The happy ending to this particular story is that, on his own, the employee decided to enter counseling to help himself manage the on-going stresses in his life.  We’re actively working with him, of course, on managing stress and performance at work — but, at least now, he is also addressing the underlying issues.  Except in extreme cases, it is a difficult matter to force an employee to seek counseling.  We can always publicize the EAP’s, though … and hope that troubled employees use their services before homelife issues force worklife issues to be addressed in negative ways. 

We must always keep trying.  Thanks, Dr. Maslow.

4 responses to “To “Fix” Performance (and Help Employees), Remember Maslow

  1. Michael,

    Maslow’s Hierarchy of Needs has been disproven time and time again by psychological scientists. While the levels themselves may accurately describe human needs, they do not occur in a hierarchical manner.

    For example, people with unsatisfied psychological needs (food, shelter) still engage in and fulfill social needs, esteem needs and security needs. Hungry people make friends and chat with others. Prisoners of war engage in highly spiritual activities.

    The notion that one must satisfy one hierarchy before fulfilling another is simply incorrect.

    That said, it’s obvious that someone with home and personal issues won’t perform as well (it’s not a Maslow thing – it’s a Brain Rules thing). I’m not sure EAPs are particularly effective at addressing those issues.

    I actually think EAPs try to fix problems caused by work. Stress? Interpersonal issues? Long hours, layoff happy cultures and a bad economy may be the causes. Or perhaps there’s just a poor person-job fit.

    I’m sure that’s not always the case, I’m and not advocating that we do away with EAPs altogether.

    What really resonated with me in this post was that the issue isn’t always just that the employee can’t do the job well. It’s often something else.

    I tend to believe it’s usually the organization’s fault (poor selection process, not providing the right resources or communication, etc.).

    What do you think?


    • Chris,

      Thanks so much for your thoughtful insights. As I think we might not be as far apart on this as it may seem on the surface, I wanted to share a few thoughts in reply.

      As for the technical aspects of the hierarchy itself, I certainly defer to the experts that you’ve noted as to whether or not individuals can ONLY progress through a hierarchy of needs. (The examples you cite are excellent points, of course). That being said, my observation is that at least sometimes, people “get stuck” on “lower level” (security, etc.) needs which prevent them from effectively moving forward in other areas of their life (such as on the job). That seems to be the case in the individual that I mentioned, at least. Whether this is because of a “hierarchy” or other personal or psychological reasons, certainly could be up for debate. As you noted, though, the larger point is that other factors influence on-the-job issues, and recognizing this as HR people might help us help managers more effectively in certain cases.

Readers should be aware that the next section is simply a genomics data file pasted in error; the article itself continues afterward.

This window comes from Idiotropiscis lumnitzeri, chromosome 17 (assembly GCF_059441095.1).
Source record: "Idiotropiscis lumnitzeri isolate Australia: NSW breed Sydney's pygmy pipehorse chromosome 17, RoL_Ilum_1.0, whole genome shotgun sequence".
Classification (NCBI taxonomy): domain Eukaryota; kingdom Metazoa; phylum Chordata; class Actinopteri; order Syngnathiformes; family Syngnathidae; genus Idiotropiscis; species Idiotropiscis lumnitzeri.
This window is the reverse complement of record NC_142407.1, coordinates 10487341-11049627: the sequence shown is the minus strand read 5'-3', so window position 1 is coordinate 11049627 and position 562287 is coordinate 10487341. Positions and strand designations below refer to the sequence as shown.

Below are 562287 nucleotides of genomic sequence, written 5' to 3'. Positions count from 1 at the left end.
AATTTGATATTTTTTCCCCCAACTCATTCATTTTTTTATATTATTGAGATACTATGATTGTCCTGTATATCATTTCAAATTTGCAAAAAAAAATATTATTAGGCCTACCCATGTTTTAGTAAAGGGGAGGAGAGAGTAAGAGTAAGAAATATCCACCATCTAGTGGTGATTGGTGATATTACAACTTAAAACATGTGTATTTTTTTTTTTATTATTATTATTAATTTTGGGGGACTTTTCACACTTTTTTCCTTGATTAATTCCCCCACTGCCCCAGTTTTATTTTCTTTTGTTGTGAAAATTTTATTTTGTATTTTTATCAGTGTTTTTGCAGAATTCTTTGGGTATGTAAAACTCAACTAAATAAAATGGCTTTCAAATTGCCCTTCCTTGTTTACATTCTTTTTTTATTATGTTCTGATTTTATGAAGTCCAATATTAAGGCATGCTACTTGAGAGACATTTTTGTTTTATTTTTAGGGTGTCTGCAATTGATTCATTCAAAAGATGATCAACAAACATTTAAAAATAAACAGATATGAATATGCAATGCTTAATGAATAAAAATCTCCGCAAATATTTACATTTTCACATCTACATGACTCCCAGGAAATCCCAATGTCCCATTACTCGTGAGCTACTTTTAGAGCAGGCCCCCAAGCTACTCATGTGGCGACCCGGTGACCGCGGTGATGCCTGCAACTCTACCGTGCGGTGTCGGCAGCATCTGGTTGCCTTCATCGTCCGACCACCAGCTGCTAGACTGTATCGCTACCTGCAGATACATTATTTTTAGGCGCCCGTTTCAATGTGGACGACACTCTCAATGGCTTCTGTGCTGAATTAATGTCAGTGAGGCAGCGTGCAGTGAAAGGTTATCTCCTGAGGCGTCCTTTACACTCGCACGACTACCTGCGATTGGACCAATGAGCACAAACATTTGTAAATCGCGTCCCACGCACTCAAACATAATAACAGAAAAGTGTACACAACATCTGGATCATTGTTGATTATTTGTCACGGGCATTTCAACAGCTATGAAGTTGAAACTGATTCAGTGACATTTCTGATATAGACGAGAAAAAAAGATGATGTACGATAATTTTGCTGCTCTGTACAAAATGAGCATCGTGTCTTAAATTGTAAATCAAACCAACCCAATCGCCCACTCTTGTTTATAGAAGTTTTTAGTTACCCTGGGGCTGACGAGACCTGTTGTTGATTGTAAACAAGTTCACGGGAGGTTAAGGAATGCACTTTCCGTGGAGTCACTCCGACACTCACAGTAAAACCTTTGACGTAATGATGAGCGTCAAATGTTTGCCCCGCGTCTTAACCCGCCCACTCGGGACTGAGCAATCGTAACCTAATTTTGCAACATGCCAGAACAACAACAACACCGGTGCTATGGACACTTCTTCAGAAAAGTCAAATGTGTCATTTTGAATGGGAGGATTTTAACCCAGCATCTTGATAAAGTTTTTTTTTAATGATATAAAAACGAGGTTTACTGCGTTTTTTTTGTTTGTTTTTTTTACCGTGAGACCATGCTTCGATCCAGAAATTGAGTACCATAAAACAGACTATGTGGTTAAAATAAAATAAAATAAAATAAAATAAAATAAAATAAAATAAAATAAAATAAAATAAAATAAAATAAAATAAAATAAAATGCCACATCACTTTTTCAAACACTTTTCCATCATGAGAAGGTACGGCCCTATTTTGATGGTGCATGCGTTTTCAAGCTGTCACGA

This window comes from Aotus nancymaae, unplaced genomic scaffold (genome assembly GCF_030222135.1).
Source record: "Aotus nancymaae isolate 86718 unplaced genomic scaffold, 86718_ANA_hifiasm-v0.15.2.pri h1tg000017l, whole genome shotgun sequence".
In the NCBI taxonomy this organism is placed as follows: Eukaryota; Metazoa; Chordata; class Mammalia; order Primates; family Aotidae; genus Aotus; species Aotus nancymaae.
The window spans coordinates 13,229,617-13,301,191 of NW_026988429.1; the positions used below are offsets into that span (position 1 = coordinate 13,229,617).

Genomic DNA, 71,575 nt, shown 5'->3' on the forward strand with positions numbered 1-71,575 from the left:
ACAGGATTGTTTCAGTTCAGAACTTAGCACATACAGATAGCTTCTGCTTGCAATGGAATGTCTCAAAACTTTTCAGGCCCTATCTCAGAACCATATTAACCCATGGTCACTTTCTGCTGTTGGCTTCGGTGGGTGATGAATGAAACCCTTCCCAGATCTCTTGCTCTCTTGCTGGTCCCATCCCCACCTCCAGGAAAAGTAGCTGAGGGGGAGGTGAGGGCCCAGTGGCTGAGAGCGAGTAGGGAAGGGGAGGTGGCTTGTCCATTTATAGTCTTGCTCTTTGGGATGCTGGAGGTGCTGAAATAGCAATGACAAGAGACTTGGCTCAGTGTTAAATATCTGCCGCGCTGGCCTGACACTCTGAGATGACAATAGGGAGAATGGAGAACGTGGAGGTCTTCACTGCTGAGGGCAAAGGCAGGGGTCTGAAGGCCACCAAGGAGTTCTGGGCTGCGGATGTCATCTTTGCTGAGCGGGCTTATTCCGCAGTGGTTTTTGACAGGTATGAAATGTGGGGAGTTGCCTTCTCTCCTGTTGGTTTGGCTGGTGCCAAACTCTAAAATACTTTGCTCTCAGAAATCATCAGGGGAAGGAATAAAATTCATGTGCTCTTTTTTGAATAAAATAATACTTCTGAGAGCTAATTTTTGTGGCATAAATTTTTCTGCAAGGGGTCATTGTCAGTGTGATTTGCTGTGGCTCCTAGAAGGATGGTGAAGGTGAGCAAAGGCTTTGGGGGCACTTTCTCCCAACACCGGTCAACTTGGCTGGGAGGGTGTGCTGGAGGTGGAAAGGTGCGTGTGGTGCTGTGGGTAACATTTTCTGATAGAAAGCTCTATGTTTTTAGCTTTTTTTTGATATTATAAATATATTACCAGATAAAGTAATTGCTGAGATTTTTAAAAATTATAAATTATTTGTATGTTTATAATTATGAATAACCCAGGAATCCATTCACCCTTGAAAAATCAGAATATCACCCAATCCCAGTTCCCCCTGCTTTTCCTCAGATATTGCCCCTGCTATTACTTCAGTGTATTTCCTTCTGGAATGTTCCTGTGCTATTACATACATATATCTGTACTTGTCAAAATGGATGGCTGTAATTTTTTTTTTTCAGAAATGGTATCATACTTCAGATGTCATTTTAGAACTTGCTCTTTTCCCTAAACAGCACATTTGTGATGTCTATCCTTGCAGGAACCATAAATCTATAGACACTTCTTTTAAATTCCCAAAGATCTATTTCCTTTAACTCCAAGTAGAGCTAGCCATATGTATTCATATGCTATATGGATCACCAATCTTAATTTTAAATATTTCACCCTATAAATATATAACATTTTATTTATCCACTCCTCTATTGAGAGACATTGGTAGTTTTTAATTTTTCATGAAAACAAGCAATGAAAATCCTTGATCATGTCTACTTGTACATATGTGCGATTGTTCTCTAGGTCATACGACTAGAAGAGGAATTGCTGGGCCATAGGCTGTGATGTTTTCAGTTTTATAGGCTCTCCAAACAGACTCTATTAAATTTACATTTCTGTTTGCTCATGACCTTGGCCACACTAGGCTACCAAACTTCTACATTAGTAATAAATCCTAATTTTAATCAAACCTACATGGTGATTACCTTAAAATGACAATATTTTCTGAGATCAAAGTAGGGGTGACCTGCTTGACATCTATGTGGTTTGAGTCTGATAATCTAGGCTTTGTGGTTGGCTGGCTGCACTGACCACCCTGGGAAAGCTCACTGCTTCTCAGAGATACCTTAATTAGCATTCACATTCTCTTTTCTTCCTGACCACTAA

I loved your comment about EAP’s trying to fix job-created stresses. What a great point (I had never thought about that) … and how ironic! Yes — we make available a program (EAP) to eliminate stress that we (the employer) have (often) created in the first place, due to poor selection, poor management, etc. I couldn’t agree more.

      Thanks again for taking the time to share your perspective. It is greatly appreciated.


  2. Hi Michael.
    I think Maslow is a good frame of reference when thinking through associates issues. Whether Maslow is in favor or not, it does offer some insight into what the person’s problem may be.

    As we know, there is no one solution to addressing performance. Humans are complex, human communication is complicated, we as manager’s don’t always know “everything” about a situation. So Maslow, as a guide and possible jumping off point, helps.

    I was working with a client who was trying to figure how one of their top producers, a very talented young lady, had dropped so far down in the production numbers. Nothing seemed to work to get them corrected. One her co workers, much wiser due to years of experience, mentioned that she was like a “second mother to her.” The family was having major challenges, “both parents were not functioning as responsible adults.” As it turned out, the firm’s EAP was the answer and allowed the young lady some space to figure out her next step. This is still a work in progress, but it does show that a company can influence without knowing everything and fixing every single problem. Agree with Maslow or not, still something there that provokes thought and endures .

    Douglas L. Pilarski

  3. Doug,

    Thanks so much for sharing your perspective and experience on this. Great point about the complexity of human behavior. As you noted, perhaps Maslow is at least a jumping off point for thinking about the causes of poor performance more broadly. I’m so glad to know that the EAP was helpful in the case of the young woman that you cited. It can’t solve all problems, but at least in this one case it was helpful — to the woman personally, and, I imagine, to the organization as a whole (insofar as it helped restore a productive employee to good performance).

    Thanks again for sharing.